None of the foregoing cases mandates a conclusion that service of the notices of entry of judgment and order here was ineffective. Notice was properly addressed; it simply was sent to only one of the two law firms representing Adaimy. Adaimy thus had notice that the judgment and order were entered. Plaintiff has cited no statutory or case authority supporting the proposition that service of notice is not effective if made on one of multiple attorneys representing a party. In the absence of such authority, we hold that proper service on only Attorney Franceschi provided sufficient notice of entry of judgment and the order denying Adaimy's motion for new trial to start the running of the time in which to file a notice of appeal. The failure to file a notice of appeal within the statutory time period mandates dismissal of the appeal. (Cal. Rules of Court, rule 8.104(b); Hollister Convalescent Hosp., Inc. v. Rico (1975) 15 Cal.3d 660, 674 [ 125 Cal.Rptr. 757, 542 P.2d 1349].)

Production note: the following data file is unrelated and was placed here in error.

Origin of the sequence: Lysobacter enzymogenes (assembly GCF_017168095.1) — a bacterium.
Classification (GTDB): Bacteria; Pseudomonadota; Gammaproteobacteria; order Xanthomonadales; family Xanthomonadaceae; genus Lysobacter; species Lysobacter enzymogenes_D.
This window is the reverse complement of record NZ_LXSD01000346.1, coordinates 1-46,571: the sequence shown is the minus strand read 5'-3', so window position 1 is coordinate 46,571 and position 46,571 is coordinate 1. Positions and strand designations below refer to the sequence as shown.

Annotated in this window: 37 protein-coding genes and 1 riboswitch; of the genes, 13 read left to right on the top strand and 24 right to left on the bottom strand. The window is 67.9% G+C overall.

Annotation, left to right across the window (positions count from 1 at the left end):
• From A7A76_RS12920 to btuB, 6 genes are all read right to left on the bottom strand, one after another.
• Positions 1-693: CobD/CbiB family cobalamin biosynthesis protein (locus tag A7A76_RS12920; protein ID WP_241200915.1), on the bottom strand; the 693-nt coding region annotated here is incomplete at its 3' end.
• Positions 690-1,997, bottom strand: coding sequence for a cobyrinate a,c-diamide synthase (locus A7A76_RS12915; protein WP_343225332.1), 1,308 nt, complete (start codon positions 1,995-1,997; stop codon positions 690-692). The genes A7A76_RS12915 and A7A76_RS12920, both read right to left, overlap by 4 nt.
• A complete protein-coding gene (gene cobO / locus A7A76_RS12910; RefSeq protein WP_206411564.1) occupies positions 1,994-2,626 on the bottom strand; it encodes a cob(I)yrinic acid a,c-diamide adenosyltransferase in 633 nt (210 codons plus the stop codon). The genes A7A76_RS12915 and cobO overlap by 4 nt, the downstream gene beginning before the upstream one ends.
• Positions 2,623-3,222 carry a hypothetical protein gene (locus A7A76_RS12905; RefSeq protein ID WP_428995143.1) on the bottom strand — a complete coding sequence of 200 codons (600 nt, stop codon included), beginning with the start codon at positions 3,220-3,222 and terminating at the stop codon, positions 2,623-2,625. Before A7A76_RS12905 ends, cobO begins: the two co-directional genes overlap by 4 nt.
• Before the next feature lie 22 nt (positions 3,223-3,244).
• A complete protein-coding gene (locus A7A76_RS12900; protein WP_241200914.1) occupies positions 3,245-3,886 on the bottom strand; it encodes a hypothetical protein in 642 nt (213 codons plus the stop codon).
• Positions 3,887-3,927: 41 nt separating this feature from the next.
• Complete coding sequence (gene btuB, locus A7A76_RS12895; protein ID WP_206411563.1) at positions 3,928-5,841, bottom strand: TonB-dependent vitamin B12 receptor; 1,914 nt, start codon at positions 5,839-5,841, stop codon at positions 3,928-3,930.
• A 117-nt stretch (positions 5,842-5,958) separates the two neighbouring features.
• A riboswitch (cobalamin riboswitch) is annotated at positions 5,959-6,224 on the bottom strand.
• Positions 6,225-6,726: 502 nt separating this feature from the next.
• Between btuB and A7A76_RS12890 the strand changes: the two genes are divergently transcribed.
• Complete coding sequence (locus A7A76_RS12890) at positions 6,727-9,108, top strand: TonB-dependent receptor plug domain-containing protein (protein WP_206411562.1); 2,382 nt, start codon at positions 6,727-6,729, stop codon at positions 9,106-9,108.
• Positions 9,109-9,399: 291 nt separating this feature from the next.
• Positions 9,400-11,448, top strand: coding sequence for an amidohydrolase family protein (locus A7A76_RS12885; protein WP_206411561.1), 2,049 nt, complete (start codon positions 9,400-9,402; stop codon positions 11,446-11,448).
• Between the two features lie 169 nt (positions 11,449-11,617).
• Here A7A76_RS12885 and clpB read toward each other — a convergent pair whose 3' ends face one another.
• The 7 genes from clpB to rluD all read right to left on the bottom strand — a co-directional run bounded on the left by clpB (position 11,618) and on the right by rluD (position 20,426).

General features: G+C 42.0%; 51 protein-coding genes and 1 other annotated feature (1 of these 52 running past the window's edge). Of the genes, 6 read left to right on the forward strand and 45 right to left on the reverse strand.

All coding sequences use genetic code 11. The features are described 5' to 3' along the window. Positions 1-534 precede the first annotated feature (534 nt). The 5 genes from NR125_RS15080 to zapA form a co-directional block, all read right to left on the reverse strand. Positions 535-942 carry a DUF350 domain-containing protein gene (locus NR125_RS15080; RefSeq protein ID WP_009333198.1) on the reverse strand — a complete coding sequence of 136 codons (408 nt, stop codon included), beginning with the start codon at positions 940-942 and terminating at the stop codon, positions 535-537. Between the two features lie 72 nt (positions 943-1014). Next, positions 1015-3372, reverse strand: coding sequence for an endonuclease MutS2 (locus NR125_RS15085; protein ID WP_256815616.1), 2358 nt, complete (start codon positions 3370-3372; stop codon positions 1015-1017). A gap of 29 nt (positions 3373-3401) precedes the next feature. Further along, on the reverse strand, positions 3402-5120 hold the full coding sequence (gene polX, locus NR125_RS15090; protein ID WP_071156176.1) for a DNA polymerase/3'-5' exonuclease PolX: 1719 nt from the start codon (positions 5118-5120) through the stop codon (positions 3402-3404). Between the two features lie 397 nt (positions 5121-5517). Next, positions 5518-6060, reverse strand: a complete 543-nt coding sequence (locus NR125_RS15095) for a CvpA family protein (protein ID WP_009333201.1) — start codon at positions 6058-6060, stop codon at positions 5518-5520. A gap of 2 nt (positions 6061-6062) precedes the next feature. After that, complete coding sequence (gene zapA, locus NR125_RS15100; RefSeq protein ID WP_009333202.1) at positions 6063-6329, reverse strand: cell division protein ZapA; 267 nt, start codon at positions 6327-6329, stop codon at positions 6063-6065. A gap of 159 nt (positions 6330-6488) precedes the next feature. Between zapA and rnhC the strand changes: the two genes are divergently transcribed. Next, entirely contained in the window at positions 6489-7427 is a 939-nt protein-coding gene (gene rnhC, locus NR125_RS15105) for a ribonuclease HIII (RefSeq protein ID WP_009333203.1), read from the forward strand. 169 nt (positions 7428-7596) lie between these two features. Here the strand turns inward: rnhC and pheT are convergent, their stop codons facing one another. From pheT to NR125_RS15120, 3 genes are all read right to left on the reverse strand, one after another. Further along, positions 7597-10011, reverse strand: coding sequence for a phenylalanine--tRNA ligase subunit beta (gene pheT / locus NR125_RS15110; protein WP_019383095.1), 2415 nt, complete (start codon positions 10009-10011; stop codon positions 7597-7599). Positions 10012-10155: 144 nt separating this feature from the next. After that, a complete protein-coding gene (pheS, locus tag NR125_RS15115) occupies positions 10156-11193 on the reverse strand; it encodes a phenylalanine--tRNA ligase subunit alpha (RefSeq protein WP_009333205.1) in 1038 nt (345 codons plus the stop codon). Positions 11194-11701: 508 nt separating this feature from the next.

Our denial of Ruhl and Jerash's motion to dismiss does not bar our dismissal of the appeal, in that the denial of the motion states that it was without prejudice to raising the issue in their respondent's brief.
DISPOSITIONThe appeal is dismissed. Defendants are to recover their costs on appeal.
Mallano, Acting P. J., and Vogel, J., concurred.
A petition for a rehearing was denied March 25, 2008, and the opinion was modified to read as printed above. Appellant's petition for review by the Supreme Court was denied June 11, 2008, S162338.